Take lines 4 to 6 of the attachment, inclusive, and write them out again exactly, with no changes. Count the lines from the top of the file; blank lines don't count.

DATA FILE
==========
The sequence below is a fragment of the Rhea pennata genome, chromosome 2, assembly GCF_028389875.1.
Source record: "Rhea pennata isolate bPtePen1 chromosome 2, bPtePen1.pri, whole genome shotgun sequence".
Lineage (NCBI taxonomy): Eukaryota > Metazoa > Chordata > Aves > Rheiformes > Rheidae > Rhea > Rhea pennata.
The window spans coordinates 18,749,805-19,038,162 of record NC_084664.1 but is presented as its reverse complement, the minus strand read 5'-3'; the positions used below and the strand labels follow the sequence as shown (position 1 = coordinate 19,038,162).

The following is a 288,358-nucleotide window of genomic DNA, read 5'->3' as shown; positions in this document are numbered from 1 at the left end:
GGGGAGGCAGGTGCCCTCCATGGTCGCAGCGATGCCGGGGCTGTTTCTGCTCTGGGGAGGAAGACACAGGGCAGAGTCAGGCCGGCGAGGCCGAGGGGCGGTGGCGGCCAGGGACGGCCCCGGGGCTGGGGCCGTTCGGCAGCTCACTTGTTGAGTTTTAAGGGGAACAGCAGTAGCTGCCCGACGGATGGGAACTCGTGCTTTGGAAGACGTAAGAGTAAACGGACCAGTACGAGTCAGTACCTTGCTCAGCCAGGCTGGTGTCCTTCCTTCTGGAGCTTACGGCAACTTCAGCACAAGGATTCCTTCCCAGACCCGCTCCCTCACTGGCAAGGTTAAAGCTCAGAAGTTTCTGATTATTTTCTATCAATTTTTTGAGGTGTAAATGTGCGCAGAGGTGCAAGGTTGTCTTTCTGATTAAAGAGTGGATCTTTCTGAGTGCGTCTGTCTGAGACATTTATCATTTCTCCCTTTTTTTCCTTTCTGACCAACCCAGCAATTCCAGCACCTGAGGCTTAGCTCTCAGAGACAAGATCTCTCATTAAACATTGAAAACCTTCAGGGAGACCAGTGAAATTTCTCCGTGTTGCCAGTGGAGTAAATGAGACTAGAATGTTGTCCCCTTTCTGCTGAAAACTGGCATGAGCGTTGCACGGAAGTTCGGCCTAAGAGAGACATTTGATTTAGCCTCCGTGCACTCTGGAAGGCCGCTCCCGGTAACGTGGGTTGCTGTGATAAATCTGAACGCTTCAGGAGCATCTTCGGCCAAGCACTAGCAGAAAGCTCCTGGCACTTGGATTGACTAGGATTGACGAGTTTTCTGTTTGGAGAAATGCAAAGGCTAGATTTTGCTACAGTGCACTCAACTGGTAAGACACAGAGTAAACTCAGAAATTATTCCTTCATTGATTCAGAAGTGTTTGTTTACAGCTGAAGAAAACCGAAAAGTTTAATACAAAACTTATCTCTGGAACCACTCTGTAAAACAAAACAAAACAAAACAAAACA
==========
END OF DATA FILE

The window spans coordinates 18,749,805-19,038,162 of record NC_084664.1 but is presented as its reverse complement, the minus strand read 5'-3'; the positions used below and the strand labels follow the sequence as shown (position 1 = coordinate 19,038,162).

The following is a 288,358-nucleotide window of genomic DNA, read 5'->3' as shown; positions in this document are numbered from 1 at the left end:
GGGGAGGCAGGTGCCCTCCATGGTCGCAGCGATGCCGGGGCTGTTTCTGCTCTGGGGAGGAAGACACAGGGCAGAGTCAGGCCGGCGAGGCCGAGGGGCGGTGGCGGCCAGGGACGGCCCCGGGGCTGGGGCCGTTCGGCAGCTCACTTGTTGAGTTTTAAGGGGAACAGCAGTAGCTGCCCGACGGATGGGAACTCGTGCTTTGGAAGACGTAAGAGTAAACGGACCAGTACGAGTCAGTACCTTGCTCAGCCAGGCTGGTGTCCTTCCTTCTGGAGCTTACGGCAACTTCAGCACAAGGATTCCTTCCCAGACCCGCTCCCTCACTGGCAAGGTTAAAGCTCAGAAGTTTCTGATTATTTTCTATCAATTTTTTGAGGTGTAAATGTGCGCAGAGGTGCAAGGTTGTCTTTCTGATTAAAGAGTGGATCTTTCTGAGTGCGTCTGTCTGAGACATTTATCATTTCTCCCTTTTTTTCCTTTCTGACCAACCCAGCAATTCCAGCACCTGAGGCTTAGCTCTCAGAGACAAGATCTCTCATTAAACATTGAAAACCTTCAGGGAGACCAGTGAAATTTCTCCGTGTTGCCAGTGGAGTAAATGAGACTAGAATGTTGTCCCCTTTCTGCTGAAAACTGGCATGAGCGTTGCACGGAAGTTCGGCCTAAGAGAGACATTTGATTTAGCCTCCGTGCACTCTGGAAGGCCGCTCCCGGTAACGTGGGTTGCTGTGATAAATCTGAACGCTTCAGGAGCATCTTCGGCCAAGCACTAGCAGAAAGCTCCTGGCACTTGGATTGACTAGGATTGACGAGTTTTCTGTTTGGAGAAATGCAAAGGCTAGATTTTGCTACAGTGCACTCAACTGGTAAGACACAGAGTAAACTCAGAAATTATTCCTTCATTGATTCAGAAGTGTTTGTTTACAGCTGAAGAAAACCGAAAAGTTTAATACAAAACTTATCTCTGGAACCACTCTGTAAAACAAAACAAAACAAAACAAAACA